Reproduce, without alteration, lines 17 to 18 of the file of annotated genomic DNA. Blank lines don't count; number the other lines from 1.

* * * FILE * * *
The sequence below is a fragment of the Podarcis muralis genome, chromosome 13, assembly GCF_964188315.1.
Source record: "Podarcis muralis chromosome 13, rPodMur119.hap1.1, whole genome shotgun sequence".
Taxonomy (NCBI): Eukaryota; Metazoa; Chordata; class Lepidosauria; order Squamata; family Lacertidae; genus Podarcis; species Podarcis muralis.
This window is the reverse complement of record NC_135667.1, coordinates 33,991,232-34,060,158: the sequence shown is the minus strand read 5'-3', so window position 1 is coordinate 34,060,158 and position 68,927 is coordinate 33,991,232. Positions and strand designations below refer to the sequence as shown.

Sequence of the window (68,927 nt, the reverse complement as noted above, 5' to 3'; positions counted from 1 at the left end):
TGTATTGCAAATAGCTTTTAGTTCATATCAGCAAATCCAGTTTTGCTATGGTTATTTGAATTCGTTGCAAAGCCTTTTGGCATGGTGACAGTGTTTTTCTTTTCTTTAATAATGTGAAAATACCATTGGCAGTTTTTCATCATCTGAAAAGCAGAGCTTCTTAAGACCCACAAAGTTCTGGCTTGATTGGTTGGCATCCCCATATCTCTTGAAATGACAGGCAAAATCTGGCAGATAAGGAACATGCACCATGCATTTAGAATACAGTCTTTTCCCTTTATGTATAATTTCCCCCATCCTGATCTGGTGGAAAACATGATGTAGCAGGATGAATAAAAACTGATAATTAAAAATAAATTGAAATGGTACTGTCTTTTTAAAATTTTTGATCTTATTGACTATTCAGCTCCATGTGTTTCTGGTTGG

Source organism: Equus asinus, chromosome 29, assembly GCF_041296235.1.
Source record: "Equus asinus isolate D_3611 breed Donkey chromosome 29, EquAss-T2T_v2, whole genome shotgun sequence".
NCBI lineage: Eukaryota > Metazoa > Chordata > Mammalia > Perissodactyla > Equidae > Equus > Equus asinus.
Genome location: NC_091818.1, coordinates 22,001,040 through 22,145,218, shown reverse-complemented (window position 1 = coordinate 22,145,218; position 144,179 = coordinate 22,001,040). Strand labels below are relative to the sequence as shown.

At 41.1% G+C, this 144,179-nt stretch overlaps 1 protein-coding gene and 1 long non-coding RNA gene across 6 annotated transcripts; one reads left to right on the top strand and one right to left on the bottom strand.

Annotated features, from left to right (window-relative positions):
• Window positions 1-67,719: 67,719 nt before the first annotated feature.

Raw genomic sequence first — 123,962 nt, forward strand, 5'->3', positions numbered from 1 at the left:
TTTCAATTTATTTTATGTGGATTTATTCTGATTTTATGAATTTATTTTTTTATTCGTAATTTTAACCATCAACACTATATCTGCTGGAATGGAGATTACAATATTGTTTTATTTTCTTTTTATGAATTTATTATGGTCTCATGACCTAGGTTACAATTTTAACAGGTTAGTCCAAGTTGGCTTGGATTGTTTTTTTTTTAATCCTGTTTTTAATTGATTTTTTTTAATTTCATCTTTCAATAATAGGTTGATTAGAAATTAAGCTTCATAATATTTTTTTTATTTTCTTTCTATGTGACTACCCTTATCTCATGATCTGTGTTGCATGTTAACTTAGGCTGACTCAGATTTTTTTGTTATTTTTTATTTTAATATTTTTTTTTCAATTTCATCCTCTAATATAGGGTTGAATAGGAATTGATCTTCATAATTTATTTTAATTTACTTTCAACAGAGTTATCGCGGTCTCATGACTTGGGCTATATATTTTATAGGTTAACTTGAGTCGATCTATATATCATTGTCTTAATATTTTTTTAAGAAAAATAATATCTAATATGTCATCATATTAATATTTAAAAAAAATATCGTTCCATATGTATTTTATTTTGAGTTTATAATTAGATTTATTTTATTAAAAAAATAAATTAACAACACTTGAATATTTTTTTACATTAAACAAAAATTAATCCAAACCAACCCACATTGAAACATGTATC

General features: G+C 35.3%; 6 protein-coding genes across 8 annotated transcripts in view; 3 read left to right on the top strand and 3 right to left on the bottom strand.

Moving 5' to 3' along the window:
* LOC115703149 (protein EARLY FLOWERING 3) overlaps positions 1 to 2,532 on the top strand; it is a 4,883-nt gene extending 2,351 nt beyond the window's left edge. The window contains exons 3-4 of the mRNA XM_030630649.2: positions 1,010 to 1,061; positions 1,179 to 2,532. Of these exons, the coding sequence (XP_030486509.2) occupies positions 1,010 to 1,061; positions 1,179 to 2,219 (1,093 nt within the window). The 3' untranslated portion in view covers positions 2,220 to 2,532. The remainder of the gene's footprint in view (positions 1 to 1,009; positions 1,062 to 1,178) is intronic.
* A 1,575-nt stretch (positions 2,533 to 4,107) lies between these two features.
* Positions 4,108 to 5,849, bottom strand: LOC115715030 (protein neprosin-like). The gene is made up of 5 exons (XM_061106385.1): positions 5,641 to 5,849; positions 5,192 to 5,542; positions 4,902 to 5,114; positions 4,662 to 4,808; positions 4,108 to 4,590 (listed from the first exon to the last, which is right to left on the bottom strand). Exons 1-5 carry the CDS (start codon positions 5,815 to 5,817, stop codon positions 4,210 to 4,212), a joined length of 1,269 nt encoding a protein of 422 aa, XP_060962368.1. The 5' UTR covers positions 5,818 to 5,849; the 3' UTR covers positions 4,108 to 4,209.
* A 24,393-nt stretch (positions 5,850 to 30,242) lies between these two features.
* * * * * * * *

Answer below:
Moving 5' to 3' along the window:
* LOC115703149 (protein EARLY FLOWERING 3) overlaps positions 1 to 2,532 on the top strand; it is a 4,883-nt gene extending 2,351 nt beyond the window's left edge. The window contains exons 3-4 of the mRNA XM_030630649.2: positions 1,010 to 1,061; positions 1,179 to 2,532. Of these exons, the coding sequence (XP_030486509.2) occupies positions 1,010 to 1,061; positions 1,179 to 2,219 (1,093 nt within the window). The 3' untranslated portion in view covers positions 2,220 to 2,532. The remainder of the gene's footprint in view (positions 1 to 1,009; positions 1,062 to 1,178) is intronic.